I had the thrill of talking to White’s only child Jay Weintraub (b. 1933) the other day, and he helped add texture for White’s later years. He said the family moved to Chicago for three years, where White had a steady gig at a night club. He said his famous friends included Berle (who’d given him “Sam” to sing), Judy Garland, Red Buttons, Henny Youngman, and of course Abbott and Costello (Weintraub recounted an anecdote where Costello flew the family out to spend a few days with him in Hollywood). And he said the William Morris Agency tried unsuccessfully to book Eddie for the Ed Sullivan Show, but he was rejected for being too “ethnic” — he did a lot of Jewish dialect humor, which might not come across to wider audiences (and might have offended some others).

But mostly, says Weintraub, “He was a family man. His main interests were his brothers and my mother and me. He would go off and do his dates for a few days but then he would always come home.”

Most intriguingly, Mr. Weintraub mentions an enormous scrapbook of clippings in his possession and THIS would be the great resource of information on Eddie White. Hopefully some day an intrepid researcher will gain access to it and convey its contents to the wider public.

Special thanks to the one and only Mr. Chuck Prentiss for connecting me with Jay Weintraub!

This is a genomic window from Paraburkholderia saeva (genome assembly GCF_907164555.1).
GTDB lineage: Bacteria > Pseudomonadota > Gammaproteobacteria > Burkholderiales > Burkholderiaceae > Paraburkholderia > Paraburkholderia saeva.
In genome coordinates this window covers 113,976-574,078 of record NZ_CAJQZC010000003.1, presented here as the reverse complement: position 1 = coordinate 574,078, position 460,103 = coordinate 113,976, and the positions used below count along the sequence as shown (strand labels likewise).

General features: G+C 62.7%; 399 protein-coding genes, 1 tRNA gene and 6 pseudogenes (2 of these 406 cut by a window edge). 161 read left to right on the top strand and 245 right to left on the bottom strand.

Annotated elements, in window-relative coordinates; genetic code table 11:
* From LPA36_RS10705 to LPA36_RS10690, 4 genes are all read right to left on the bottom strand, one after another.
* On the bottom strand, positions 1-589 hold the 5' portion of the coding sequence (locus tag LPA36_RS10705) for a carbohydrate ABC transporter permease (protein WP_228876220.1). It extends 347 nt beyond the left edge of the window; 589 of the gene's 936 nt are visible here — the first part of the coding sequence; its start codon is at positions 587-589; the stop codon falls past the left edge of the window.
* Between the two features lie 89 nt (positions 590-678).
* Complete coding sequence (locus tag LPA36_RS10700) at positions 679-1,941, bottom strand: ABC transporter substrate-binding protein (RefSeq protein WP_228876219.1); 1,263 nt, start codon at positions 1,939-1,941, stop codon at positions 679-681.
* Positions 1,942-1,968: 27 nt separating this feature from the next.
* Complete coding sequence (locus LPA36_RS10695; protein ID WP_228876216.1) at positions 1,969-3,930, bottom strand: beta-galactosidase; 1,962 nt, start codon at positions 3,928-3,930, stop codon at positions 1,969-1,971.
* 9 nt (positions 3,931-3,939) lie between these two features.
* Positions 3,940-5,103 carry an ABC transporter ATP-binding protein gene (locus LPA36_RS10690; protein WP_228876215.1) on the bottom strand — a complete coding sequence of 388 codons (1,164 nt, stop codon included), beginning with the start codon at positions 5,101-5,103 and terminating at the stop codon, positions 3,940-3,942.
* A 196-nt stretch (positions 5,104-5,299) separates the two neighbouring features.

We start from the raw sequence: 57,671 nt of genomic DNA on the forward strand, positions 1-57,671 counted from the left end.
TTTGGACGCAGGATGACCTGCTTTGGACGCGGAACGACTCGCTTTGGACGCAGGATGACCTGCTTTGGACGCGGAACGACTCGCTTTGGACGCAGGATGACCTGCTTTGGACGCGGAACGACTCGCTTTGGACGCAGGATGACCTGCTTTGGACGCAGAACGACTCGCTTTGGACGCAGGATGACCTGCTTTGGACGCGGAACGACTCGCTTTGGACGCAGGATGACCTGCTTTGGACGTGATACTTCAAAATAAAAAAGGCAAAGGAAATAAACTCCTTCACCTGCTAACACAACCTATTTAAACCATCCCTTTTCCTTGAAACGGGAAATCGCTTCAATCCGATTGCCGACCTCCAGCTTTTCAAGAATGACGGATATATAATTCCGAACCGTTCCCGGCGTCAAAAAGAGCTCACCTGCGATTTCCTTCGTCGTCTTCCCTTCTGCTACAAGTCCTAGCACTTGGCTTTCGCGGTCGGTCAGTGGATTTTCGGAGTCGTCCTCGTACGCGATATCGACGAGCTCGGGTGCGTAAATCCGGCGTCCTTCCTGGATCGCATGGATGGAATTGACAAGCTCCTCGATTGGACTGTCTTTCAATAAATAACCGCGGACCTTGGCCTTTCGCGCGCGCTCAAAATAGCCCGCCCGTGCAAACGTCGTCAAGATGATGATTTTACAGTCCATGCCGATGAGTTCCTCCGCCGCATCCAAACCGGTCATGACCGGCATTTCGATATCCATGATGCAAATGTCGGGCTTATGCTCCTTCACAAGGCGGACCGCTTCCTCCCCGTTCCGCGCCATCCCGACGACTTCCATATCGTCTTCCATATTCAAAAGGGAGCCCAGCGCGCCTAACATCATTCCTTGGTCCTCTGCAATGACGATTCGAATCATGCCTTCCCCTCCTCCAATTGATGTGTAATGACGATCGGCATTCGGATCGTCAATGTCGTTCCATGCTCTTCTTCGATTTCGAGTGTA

To find out more about  the history of vaudevilleconsult No Applause, Just Throw Money: The Book That Made Vaudeville Famous, available at Amazon, Barnes and Noble, and wherever nutty books are sold.


Posted in Dance, Hollywood (History), Movies, Silent Film, Stars of Vaudeville, Vaudeville etc., Women with tags , , , , , , , , , , , , on September 20, 2015 by travsd


Doraldina (Dora Saunders, 1888-1936) began her working life as manicurist in a San Francisco Hotel, then went to New York and Spain to study dance. She became known for popularizing the hula, and Hawaiian culture in general, and has been described as “the first performer to be billed as an exotic dancer”.

Sometimes billed as “Madame Doraldina” or “Mlle. Doraldina”, she was working big time vaudeville and prominent nightclubs, cabarets and cafes by the nineteen-teens. In 1916 she played the Palace, billed as “Doraldina, the World’s Most Versatile Dancer”; she returned in late 1917. In 1917, she had her own venue, “The Montmartre Club”, which was backed by the Shuberts. She appeared in four Broadway shows: The Road to Mandalay (1916), Step This Way (1916) The Red Dawn (1919), and Frivolities of 1920. In 1920 a pamphlet was published called “Doraldina, As She Is to Those Who Know Her,” and in the early flapper days her likeness was to be found in  many fashion magazines. 

She is known to have appeared in three silent films: The Nauhlaka (1918) co-starring Warner Oland; The Woman Untamed (1920), in which she played a beautiful castaway worshipped as a Goddess by native cannibals; and Passion Fruit (1921), in which she portrayed the sultry daughter of a South Sea plantation owner. The second of these films apparently still survives, I saw a reference to it having been screened at a film festival about 20 years ago.

After this she seems to have concentrated on her cosmetics company (Doraldina Inc), which she’d founded in 1915. They produced a line called Allura, among others, and one of their specialties was leg make-up, especially useful for dancers and other stage-folk.

For more on vaudeville historyconsult No Applause, Just Throw Money: The Book That Made Vaudeville Famous, available at Amazon, Barnes and Noble, and wherever nutty books are sold.


Grace Hayes